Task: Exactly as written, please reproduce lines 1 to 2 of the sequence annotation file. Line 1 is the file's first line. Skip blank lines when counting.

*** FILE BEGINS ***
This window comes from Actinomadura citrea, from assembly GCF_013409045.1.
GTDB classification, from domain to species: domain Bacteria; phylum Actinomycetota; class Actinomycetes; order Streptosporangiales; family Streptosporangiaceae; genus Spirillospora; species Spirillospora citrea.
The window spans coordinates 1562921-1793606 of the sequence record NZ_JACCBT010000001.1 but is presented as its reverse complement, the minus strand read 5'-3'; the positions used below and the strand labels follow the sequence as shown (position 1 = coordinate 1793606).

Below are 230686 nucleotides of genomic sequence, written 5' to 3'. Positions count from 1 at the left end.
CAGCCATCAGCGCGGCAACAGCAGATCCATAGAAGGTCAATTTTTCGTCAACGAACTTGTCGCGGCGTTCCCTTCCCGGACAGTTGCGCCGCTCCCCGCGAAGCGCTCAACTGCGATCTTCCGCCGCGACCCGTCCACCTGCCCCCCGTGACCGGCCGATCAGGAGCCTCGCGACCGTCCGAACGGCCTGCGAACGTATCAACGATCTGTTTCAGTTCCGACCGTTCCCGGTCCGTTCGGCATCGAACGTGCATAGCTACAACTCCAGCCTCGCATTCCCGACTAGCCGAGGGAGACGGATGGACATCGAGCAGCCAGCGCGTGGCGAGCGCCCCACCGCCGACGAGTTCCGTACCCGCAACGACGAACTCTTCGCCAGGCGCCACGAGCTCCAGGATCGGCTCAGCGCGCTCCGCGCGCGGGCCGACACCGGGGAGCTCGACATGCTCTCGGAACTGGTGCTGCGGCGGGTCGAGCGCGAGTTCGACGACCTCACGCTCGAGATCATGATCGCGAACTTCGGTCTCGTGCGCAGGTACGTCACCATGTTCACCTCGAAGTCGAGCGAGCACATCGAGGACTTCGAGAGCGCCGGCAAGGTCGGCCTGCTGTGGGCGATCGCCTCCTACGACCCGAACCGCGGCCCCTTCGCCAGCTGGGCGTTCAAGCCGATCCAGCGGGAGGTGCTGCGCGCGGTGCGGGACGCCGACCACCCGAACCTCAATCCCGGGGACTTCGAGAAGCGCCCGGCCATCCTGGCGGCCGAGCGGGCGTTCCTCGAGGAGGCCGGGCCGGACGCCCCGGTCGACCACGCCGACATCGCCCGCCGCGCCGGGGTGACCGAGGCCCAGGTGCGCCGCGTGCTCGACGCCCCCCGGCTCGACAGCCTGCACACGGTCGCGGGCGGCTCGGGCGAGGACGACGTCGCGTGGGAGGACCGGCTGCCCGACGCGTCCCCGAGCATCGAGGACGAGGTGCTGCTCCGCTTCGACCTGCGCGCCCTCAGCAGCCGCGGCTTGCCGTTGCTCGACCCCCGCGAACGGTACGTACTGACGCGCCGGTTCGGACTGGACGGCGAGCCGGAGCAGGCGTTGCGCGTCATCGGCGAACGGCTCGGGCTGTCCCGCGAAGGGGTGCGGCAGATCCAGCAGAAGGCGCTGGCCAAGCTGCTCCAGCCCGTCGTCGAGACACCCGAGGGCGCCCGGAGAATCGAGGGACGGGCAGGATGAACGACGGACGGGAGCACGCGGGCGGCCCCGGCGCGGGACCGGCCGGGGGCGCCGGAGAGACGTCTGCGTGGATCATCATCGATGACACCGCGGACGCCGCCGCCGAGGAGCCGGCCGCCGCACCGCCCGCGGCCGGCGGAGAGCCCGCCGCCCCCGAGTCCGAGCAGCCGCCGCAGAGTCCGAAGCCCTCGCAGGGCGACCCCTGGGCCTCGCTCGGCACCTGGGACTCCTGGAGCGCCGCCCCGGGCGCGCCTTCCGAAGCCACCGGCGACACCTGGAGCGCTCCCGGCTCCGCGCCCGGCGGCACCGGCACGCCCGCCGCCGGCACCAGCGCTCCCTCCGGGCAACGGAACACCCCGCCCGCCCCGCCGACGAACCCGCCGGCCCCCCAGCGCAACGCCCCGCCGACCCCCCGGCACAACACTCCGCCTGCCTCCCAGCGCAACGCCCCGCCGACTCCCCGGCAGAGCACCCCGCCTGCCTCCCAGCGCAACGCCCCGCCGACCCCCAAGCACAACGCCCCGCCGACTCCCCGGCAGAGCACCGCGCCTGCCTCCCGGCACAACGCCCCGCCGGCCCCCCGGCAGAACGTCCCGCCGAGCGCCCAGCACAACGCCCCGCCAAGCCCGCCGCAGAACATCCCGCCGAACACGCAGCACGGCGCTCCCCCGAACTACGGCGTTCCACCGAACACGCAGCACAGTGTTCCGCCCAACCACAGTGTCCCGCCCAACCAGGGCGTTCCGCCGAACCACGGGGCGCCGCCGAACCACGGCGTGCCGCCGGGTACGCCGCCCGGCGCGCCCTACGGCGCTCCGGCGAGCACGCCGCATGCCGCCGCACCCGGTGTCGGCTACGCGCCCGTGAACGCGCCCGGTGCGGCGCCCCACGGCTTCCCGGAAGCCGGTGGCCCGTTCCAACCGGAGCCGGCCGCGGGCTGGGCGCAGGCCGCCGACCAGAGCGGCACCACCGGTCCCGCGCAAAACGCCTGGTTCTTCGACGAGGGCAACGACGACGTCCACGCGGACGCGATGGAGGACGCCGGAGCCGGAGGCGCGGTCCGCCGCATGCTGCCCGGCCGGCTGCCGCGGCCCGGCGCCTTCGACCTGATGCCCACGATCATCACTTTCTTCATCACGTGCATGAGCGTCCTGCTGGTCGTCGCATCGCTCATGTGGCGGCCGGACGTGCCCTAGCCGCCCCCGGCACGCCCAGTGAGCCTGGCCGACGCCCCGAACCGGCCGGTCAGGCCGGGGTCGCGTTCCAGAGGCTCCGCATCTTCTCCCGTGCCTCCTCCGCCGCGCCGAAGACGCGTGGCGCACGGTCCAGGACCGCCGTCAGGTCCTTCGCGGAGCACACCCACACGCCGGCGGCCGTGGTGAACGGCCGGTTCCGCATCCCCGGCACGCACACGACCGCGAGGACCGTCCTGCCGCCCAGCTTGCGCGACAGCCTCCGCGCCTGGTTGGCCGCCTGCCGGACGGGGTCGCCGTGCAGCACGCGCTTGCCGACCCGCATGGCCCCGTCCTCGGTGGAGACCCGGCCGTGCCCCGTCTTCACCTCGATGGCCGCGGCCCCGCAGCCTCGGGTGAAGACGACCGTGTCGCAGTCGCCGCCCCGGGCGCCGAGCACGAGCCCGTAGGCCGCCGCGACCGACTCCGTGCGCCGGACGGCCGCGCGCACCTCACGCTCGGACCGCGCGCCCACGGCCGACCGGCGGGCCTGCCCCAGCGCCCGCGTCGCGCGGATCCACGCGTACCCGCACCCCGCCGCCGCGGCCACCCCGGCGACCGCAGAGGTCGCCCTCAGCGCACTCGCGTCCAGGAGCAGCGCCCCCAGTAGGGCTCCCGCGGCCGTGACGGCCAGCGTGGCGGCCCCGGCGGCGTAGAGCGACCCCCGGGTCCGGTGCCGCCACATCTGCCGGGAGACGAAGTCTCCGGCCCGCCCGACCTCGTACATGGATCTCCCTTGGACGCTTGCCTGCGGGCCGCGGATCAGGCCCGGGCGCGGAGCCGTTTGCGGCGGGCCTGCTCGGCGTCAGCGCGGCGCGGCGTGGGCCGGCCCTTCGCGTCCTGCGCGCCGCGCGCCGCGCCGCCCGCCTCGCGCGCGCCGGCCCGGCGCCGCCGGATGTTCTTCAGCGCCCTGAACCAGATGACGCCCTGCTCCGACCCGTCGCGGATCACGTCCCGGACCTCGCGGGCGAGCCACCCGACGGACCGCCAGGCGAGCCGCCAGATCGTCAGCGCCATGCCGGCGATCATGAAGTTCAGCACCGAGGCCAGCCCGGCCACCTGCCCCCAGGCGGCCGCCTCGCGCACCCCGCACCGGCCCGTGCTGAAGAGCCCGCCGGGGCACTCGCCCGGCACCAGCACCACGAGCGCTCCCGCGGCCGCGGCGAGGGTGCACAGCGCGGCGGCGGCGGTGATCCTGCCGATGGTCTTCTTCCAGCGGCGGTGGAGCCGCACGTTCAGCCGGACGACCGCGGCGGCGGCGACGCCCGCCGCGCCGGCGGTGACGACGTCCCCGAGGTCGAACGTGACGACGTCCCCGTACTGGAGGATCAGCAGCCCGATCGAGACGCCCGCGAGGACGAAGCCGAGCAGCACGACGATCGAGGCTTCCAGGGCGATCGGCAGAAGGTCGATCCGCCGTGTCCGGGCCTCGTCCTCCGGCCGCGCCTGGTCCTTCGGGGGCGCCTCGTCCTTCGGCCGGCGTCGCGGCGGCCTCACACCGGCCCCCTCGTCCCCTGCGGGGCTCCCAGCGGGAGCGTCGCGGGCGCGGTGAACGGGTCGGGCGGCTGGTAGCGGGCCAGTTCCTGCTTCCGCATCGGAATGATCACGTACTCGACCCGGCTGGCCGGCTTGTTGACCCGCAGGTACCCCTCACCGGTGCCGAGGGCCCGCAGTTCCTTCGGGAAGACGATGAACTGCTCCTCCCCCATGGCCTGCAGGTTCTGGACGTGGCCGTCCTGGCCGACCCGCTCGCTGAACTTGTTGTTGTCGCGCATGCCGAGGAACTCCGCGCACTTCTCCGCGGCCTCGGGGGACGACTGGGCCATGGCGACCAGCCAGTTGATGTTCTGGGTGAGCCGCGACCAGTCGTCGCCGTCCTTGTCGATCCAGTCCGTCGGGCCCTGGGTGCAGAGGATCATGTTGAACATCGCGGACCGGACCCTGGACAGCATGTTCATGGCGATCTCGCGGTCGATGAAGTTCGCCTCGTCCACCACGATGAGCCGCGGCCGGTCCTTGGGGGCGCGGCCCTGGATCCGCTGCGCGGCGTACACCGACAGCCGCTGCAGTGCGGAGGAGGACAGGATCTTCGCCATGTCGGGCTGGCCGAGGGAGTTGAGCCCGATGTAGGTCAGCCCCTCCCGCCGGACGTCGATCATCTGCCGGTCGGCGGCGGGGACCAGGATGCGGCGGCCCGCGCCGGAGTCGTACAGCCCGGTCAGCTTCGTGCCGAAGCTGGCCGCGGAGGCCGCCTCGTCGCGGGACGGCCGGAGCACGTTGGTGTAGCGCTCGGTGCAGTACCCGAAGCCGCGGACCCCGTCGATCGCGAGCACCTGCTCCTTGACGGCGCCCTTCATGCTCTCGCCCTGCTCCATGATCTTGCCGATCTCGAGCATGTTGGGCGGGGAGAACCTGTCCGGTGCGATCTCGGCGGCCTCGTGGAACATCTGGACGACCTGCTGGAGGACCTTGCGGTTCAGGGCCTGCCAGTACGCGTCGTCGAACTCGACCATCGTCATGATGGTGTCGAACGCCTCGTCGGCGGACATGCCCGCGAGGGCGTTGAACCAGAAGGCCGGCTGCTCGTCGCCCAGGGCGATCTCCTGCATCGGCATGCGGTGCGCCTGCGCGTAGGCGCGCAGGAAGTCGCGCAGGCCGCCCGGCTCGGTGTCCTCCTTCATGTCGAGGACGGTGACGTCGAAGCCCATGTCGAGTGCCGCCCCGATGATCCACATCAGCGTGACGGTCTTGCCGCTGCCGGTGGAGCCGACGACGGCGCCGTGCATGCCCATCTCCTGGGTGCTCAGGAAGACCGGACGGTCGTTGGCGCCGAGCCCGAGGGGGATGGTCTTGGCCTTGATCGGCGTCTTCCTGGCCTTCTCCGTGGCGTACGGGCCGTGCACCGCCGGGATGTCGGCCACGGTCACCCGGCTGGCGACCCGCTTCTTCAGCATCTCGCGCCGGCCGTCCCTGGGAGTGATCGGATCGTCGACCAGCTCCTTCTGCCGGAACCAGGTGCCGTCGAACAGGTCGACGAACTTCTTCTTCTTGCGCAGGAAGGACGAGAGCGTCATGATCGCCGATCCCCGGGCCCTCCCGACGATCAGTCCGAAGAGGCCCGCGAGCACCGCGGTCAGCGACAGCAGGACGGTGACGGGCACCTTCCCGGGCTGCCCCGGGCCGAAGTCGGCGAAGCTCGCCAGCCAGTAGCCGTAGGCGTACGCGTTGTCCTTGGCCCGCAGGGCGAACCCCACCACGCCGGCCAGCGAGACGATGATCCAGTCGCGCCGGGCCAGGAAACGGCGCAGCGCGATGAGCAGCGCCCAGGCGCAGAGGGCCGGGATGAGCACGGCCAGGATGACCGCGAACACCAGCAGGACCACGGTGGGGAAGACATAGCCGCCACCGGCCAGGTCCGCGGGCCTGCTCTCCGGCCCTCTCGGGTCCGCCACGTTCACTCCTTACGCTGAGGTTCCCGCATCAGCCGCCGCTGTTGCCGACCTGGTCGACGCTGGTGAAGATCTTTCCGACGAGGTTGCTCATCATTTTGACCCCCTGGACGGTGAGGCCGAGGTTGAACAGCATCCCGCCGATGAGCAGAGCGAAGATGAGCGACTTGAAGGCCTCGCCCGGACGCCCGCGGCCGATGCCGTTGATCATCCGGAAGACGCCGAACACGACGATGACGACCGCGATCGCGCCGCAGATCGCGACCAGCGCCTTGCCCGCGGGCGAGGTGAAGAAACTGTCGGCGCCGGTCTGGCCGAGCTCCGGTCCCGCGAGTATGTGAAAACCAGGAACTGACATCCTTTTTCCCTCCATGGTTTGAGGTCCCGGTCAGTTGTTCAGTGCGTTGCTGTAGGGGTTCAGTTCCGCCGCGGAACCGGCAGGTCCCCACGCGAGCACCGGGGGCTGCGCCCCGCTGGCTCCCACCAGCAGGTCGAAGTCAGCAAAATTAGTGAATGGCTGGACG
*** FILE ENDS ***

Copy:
This window comes from Actinomadura citrea, from assembly GCF_013409045.1.
GTDB classification, from domain to species: domain Bacteria; phylum Actinomycetota; class Actinomycetes; order Streptosporangiales; family Streptosporangiaceae; genus Spirillospora; species Spirillospora citrea.